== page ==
By Maude Froberg, IFRC
The sound of digging echoes over the mountain slope in the early morning. It is a slow arduous digging, as the soil is becoming more frozen by the day. Choe Gwang Chol, volunteer from the Red Cross, leans against his spade and pauses.
“There is still a lot of mud in the gardens and next to the houses,” he says.
It has now been months since the double disasters of floods and a landslide hit North and South Hwanghae province in the Democratic People’s Republic of Korea (DPRK). In Kumchon county the traces are still visible. The landslide, caused by heavy rains, has left a scar where when it came crashing down, ripping houses and families apart. Shards of what were homes are still scattered in the mud: pieces of clothes, part of a roof, a broken teacup.
“The volunteers dug out the trapped residents from their houses and helped move household items from the debris. When the first landslide happened, 12 people were buried under the mud and the rescuers searched also for them,” recalls Choe Gwang Chol.
Tested by the response
Choe Hwa Sok, DPRK Red Cross Branch Leader, is dressed in a warm black jacket and extends a welcome by apologising for the temporary location of the organization. It is chilly inside and rays of sun find their way through the dusty window. The previous training room of the Red Cross was washed away in the floods that struck this community in the end of August.
This was not the first time floods have happened in this area, but people were not prepared for a second danger “On the day of the disaster, people evacuated from the flood-affected area, which was according to plan. After all, we are situated downstream. Meanwhile, people at the foot of the hill thought they were safe. Then the landslide came crashing down. It has never happened before,” she says.
It started raining on 28 August, but the rain did not seem heavy, Choe Hwa Sok recalls. Then came the downpour in the morning of the following day. In just a few hours, 678 mm rain fell. She led some 250 volunteers in performing early warning, while helping some 10,000 people to evacuate. The volunteers also carried out search and rescue, and transported injured people to hospitals.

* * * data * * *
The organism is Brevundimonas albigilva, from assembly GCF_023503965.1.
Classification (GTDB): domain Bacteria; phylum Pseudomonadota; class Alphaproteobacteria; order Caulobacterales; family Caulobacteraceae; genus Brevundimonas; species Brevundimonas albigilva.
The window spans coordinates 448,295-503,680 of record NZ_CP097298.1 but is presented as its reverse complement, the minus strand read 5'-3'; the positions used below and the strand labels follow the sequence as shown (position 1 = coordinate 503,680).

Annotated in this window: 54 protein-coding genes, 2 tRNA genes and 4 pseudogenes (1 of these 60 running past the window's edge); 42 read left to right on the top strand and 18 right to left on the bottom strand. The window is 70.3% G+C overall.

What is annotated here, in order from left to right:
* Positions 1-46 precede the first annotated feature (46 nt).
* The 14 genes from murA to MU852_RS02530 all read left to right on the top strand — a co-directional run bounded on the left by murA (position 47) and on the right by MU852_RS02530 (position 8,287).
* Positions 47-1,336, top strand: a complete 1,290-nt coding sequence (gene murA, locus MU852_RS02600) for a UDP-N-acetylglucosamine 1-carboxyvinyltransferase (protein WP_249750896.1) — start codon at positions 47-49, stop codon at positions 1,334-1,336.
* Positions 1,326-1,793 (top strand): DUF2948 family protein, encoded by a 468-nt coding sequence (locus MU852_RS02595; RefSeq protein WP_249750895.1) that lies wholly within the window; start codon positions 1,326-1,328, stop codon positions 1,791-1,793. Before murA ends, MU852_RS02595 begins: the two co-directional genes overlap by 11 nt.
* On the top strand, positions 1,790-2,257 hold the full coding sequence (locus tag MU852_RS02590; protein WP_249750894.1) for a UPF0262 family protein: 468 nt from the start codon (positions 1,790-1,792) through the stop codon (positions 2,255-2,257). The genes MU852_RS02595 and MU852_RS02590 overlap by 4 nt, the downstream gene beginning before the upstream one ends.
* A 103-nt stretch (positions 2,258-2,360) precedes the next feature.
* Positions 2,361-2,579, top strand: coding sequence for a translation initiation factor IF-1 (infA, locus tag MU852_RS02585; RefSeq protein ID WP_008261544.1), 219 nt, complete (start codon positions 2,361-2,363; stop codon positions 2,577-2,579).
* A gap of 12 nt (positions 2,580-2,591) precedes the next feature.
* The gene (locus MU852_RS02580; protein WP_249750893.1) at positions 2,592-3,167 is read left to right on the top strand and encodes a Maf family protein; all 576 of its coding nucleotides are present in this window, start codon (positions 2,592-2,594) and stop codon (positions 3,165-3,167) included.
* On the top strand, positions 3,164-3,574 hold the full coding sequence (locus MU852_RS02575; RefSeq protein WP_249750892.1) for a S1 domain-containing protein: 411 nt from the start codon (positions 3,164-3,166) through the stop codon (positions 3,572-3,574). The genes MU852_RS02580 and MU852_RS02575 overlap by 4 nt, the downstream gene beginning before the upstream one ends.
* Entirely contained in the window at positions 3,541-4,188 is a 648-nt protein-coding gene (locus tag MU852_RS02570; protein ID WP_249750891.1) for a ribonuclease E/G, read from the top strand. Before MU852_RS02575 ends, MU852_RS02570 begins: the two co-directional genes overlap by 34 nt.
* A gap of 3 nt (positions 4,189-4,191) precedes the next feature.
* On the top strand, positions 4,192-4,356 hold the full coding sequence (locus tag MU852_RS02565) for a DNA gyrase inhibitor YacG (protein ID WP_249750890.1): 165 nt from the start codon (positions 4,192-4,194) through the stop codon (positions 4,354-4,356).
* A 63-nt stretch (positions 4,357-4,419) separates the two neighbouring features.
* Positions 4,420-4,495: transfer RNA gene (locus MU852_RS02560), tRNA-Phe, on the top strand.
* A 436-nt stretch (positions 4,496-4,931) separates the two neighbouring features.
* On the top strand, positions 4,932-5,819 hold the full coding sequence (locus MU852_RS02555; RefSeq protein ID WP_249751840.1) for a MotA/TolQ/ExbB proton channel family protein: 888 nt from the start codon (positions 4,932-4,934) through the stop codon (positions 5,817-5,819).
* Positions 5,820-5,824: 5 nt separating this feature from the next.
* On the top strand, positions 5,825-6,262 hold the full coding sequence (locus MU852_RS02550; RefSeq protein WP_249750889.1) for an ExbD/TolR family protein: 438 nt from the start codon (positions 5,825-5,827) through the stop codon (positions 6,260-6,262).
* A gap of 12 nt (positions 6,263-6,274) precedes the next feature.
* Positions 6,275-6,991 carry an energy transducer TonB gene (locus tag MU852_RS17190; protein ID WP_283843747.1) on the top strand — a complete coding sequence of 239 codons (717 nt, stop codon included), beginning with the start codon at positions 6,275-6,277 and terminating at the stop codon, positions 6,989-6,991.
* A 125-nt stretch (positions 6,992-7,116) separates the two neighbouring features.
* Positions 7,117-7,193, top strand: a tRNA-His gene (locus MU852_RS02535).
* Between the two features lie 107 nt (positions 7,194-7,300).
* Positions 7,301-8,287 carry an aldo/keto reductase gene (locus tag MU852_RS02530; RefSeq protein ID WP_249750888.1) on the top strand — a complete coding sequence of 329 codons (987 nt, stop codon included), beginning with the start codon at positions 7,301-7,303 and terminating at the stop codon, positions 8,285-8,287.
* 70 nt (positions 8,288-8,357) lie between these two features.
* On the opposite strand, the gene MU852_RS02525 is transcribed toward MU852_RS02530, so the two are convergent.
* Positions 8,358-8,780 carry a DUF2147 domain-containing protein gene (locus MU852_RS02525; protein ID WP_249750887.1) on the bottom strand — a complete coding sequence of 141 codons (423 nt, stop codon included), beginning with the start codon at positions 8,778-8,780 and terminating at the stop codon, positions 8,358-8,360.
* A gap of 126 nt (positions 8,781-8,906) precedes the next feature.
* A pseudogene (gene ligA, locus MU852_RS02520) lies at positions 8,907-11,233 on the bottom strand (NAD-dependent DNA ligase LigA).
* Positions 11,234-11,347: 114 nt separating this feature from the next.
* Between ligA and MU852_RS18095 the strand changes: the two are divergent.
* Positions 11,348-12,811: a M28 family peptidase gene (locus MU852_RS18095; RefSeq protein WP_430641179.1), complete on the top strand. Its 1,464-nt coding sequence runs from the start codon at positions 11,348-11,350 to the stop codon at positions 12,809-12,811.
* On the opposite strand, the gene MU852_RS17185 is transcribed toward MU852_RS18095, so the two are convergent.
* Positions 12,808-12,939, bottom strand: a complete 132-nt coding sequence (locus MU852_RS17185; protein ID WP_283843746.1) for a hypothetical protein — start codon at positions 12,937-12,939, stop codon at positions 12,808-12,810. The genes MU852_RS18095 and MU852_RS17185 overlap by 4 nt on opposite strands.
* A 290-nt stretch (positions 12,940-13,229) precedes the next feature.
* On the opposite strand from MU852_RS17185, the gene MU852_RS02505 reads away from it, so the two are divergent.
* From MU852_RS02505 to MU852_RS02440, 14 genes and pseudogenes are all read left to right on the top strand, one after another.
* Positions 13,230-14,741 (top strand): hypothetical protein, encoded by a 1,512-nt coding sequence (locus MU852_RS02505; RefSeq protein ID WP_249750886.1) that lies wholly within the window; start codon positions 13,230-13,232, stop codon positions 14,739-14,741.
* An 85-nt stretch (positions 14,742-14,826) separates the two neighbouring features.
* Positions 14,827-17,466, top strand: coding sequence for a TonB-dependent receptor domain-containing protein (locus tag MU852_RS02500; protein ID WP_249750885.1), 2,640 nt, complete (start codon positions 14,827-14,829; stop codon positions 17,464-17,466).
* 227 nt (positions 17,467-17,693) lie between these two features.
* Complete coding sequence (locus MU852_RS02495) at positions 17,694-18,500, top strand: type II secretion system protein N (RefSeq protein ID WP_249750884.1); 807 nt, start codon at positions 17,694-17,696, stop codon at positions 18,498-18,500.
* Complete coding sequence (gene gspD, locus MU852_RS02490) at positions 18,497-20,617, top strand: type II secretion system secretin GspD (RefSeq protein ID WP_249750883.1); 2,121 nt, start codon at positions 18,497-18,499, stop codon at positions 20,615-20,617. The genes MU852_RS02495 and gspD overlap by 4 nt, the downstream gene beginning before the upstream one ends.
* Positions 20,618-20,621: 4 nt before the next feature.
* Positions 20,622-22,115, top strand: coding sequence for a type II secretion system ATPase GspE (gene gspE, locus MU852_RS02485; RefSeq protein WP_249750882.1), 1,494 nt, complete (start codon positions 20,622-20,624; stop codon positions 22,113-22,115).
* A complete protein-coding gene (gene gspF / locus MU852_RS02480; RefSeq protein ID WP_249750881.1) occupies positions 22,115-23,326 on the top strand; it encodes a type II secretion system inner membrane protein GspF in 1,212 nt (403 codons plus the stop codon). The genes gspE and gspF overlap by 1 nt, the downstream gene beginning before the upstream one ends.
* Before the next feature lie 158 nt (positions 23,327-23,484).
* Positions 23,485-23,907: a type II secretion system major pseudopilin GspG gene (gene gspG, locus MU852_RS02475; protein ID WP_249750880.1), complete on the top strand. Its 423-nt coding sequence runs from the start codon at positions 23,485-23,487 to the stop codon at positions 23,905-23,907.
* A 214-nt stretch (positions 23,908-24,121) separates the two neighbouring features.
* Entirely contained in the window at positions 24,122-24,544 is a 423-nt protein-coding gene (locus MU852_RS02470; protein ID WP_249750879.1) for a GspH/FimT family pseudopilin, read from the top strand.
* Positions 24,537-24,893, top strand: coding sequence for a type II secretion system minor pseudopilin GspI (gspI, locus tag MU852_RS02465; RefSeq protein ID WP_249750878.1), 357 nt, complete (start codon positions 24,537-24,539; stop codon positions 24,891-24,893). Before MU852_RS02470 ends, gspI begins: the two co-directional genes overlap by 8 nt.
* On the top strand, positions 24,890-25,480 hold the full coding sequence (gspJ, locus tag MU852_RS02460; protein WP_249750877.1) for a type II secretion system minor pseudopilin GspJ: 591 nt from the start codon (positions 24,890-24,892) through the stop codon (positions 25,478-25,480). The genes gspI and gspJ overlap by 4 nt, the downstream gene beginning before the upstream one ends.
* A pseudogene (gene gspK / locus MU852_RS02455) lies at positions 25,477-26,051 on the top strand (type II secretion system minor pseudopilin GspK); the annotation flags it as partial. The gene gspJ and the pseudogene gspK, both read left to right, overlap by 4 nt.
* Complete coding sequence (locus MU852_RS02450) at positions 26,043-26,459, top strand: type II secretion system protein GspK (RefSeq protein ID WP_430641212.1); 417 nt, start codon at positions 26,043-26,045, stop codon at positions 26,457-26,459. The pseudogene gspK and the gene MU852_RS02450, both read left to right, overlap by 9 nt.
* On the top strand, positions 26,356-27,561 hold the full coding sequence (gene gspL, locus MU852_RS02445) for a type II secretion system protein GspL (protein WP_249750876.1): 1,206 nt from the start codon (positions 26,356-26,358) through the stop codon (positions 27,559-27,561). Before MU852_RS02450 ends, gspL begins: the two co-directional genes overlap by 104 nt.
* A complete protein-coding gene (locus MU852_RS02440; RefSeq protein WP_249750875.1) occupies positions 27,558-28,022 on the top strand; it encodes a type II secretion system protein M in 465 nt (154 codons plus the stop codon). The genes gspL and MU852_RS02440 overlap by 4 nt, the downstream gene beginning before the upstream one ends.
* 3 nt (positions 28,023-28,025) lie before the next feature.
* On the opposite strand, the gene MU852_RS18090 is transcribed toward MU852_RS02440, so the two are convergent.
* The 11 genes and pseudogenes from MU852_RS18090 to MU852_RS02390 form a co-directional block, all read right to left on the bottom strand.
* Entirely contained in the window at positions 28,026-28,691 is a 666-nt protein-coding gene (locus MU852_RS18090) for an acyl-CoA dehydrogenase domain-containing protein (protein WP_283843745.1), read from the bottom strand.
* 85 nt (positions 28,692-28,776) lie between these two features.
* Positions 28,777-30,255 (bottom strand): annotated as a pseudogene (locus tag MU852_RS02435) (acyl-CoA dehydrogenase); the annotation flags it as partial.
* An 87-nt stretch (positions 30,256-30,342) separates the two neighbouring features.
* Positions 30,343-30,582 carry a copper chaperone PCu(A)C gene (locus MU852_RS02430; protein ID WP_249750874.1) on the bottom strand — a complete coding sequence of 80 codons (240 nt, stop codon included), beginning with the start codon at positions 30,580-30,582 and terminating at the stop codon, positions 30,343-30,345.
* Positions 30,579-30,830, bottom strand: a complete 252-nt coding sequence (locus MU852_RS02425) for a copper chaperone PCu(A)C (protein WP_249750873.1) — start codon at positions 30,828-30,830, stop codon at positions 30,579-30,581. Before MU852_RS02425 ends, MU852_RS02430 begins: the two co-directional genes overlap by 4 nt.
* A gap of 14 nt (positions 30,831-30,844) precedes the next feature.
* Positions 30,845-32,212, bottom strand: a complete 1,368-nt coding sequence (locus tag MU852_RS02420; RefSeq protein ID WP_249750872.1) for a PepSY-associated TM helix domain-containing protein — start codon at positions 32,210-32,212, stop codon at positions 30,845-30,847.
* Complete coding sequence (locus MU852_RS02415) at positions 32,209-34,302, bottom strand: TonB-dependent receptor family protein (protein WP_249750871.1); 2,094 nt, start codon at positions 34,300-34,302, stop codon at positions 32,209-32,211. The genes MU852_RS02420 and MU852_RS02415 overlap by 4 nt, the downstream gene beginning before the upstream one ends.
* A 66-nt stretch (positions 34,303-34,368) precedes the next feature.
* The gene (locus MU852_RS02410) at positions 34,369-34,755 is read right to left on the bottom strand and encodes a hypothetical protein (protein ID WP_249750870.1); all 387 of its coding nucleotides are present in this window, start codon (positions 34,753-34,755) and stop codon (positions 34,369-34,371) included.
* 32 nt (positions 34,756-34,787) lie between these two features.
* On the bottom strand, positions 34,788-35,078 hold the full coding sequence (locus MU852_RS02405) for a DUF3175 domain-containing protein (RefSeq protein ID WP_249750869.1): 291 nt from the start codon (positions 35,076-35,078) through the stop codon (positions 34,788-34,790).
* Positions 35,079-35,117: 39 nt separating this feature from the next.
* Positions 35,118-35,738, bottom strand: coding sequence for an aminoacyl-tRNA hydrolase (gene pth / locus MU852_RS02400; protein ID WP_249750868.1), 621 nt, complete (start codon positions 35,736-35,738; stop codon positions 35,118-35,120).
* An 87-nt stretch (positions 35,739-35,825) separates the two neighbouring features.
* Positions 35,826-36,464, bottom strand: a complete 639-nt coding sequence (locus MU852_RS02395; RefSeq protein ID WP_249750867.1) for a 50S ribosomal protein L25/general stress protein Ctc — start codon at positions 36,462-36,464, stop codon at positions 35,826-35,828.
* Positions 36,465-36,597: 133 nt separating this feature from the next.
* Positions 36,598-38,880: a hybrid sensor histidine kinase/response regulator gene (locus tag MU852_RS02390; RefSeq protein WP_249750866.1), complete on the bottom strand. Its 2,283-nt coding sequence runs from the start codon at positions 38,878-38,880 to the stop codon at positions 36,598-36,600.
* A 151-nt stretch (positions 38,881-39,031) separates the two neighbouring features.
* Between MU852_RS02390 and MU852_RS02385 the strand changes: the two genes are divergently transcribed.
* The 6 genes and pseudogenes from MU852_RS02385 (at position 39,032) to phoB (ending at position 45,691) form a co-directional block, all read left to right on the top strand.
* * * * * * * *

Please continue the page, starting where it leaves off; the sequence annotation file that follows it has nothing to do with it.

People here had experienced floods, but never landslides.
In all, 242,000 people were displaced, 42 were killed and 31 went still missing in Kumchon County.
In response, the International Federation of Red Cross and Red Crescent Societies (IFRC) released 383,123 Swiss francs from its Disaster Relief Emergency Fund to support the DPRK Red Cross with distribution of emergency supplies such as cooking sets, blankets, tarpaulins, hygiene sets and water containers.
Daniel Wallinder, IFRC Disaster Risk Management Delegate, says, “The floods are part of a general and worrying trend in the past years of extreme and highly volatile weather that need further improvements in early warning systems and greater community training. Although geographically dispersed, the damage to land and to infrastructure often happens in areas that we could predict would be high-risk.”
This time, the response was not without challenges.
“The Red Cross volunteers had to walk 16 kilometres to reach people in the flood-affected area of Ryanghap-ri. What normally takes four hours to walk took eight hours. It was a rocky road, partly closed,” he says.
This action was noted by the authorities.
Yu Sun Hong, Vice Chairperson of County People’s Committee says. “We are very grateful to the Red Cross. I saw many volunteers engaged and I also got to know about the IFRC. In the past we have seen the Red Cross do good things, but during the disaster the organization performed lots of relief activities. Red Cross volunteers carried medicines and emergency relief items to six affected rural communities. They also distributed water to people living in temporary shelters.”
The inhabitants of Kumchon county are now stepping up preparedness and awareness about the new danger. They are mapping disaster risks, ensuring people are aware of early warning systems and running evacuation drills. The double disaster has brought home the importance of preparing for the unexpected.
Learning to heed to early warnings
The small white house with a thatched roof is located on a side street. One by one, children in colourful jackets pass by on their way home from school. This is the temporary home of Ho Song Ran, a single mother of three.
A bed with warm quilts covers almost the entire living room.
“The house is not big, but I am happy about it,” she says in a soft but confident voice.
In the morning, the heavy downpour started and the children were just about to go to school.
“I had received an early warning about heavy rain the night before. Even though I had noted it, I didn’t think of going to a shelter, because I had never experienced anything like this before,” she says.
“Then I saw people evacuating and being swept away by the torrential rain. Quilts, pillows and debris were being washed away from the houses and it was only then that I felt terrified. The upper parts of my house were torn off. The first thought that came to my mind was that the kids would die in the house if we stayed there,” she says.
The family then moved into a tent, then to a middle school.
The DPRK Red Cross with the support of IFRC has provided her with household items such as cooking utensils, quilts and a hygiene kit. The only thing she is missing is a chopping board.
With winter just around the corner people like Ho Song Ran and her children remain highly vulnerable, but the community has come closer. Many people affected by the double disaster moved in with neighbours and for this single mother to pay back is essential.
“Today I am a victim without a house, but with shelter. In the future I will remember all the experiences and urge others to follow the early warnings so that people can evacuate at the right time.”